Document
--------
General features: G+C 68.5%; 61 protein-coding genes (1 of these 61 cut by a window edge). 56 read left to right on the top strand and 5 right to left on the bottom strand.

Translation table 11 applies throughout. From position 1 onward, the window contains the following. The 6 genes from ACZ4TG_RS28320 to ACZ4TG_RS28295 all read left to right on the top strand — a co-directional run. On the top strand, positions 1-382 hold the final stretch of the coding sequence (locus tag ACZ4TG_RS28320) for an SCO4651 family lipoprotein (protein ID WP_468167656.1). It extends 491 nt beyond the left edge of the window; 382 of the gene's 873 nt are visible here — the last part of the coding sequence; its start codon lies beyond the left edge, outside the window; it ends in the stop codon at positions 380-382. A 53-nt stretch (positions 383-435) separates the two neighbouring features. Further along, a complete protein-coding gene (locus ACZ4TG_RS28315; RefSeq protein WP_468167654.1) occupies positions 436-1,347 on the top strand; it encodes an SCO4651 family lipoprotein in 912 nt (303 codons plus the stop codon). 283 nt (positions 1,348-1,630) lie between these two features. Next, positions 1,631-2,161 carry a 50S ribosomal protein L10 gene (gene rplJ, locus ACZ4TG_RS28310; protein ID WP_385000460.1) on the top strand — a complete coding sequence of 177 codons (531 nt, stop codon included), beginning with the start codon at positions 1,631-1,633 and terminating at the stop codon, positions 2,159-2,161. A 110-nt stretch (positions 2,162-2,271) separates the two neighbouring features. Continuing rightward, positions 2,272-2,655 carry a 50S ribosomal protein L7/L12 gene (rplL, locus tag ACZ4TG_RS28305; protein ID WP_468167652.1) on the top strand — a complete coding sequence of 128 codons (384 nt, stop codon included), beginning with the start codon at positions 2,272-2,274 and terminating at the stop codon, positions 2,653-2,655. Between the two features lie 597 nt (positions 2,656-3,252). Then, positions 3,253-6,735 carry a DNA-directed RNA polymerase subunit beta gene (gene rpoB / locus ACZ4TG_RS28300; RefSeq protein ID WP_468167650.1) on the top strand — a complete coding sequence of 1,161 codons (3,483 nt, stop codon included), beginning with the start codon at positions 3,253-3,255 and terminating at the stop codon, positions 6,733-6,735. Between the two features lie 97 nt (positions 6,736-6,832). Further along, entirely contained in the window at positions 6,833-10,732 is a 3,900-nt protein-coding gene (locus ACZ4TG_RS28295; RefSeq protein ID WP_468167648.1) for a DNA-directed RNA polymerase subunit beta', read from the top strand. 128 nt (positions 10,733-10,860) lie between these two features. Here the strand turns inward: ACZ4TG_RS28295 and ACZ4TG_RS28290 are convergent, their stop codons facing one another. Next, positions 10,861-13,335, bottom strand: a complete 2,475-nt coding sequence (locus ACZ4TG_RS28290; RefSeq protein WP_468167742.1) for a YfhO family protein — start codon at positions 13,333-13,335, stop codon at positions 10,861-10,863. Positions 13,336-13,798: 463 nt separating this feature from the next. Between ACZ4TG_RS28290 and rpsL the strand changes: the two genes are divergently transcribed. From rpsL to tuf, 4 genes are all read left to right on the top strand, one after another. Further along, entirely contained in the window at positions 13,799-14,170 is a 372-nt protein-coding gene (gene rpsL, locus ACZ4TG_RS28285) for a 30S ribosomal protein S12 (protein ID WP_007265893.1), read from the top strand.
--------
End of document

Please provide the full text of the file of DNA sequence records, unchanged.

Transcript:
General features: G+C 68.5%; 61 protein-coding genes (1 of these 61 cut by a window edge). 56 read left to right on the top strand and 5 right to left on the bottom strand.

Translation table 11 applies throughout. From position 1 onward, the window contains the following. The 6 genes from ACZ4TG_RS28320 to ACZ4TG_RS28295 all read left to right on the top strand — a co-directional run. On the top strand, positions 1-382 hold the final stretch of the coding sequence (locus tag ACZ4TG_RS28320) for an SCO4651 family lipoprotein (protein ID WP_468167656.1). It extends 491 nt beyond the left edge of the window; 382 of the gene's 873 nt are visible here — the last part of the coding sequence; its start codon lies beyond the left edge, outside the window; it ends in the stop codon at positions 380-382. A 53-nt stretch (positions 383-435) separates the two neighbouring features. Further along, a complete protein-coding gene (locus ACZ4TG_RS28315; RefSeq protein WP_468167654.1) occupies positions 436-1,347 on the top strand; it encodes an SCO4651 family lipoprotein in 912 nt (303 codons plus the stop codon). 283 nt (positions 1,348-1,630) lie between these two features. Next, positions 1,631-2,161 carry a 50S ribosomal protein L10 gene (gene rplJ, locus ACZ4TG_RS28310; protein ID WP_385000460.1) on the top strand — a complete coding sequence of 177 codons (531 nt, stop codon included), beginning with the start codon at positions 1,631-1,633 and terminating at the stop codon, positions 2,159-2,161. A 110-nt stretch (positions 2,162-2,271) separates the two neighbouring features. Continuing rightward, positions 2,272-2,655 carry a 50S ribosomal protein L7/L12 gene (rplL, locus tag ACZ4TG_RS28305; protein ID WP_468167652.1) on the top strand — a complete coding sequence of 128 codons (384 nt, stop codon included), beginning with the start codon at positions 2,272-2,274 and terminating at the stop codon, positions 2,653-2,655. Between the two features lie 597 nt (positions 2,656-3,252). Then, positions 3,253-6,735 carry a DNA-directed RNA polymerase subunit beta gene (gene rpoB / locus ACZ4TG_RS28300; RefSeq protein ID WP_468167650.1) on the top strand — a complete coding sequence of 1,161 codons (3,483 nt, stop codon included), beginning with the start codon at positions 3,253-3,255 and terminating at the stop codon, positions 6,733-6,735. Between the two features lie 97 nt (positions 6,736-6,832). Further along, entirely contained in the window at positions 6,833-10,732 is a 3,900-nt protein-coding gene (locus ACZ4TG_RS28295; RefSeq protein ID WP_468167648.1) for a DNA-directed RNA polymerase subunit beta', read from the top strand. 128 nt (positions 10,733-10,860) lie between these two features. Here the strand turns inward: ACZ4TG_RS28295 and ACZ4TG_RS28290 are convergent, their stop codons facing one another. Next, positions 10,861-13,335, bottom strand: a complete 2,475-nt coding sequence (locus ACZ4TG_RS28290; RefSeq protein WP_468167742.1) for a YfhO family protein — start codon at positions 13,333-13,335, stop codon at positions 10,861-10,863. Positions 13,336-13,798: 463 nt separating this feature from the next. Between ACZ4TG_RS28290 and rpsL the strand changes: the two genes are divergently transcribed. From rpsL to tuf, 4 genes are all read left to right on the top strand, one after another. Further along, entirely contained in the window at positions 13,799-14,170 is a 372-nt protein-coding gene (gene rpsL, locus ACZ4TG_RS28285) for a 30S ribosomal protein S12 (protein ID WP_007265893.1), read from the top strand.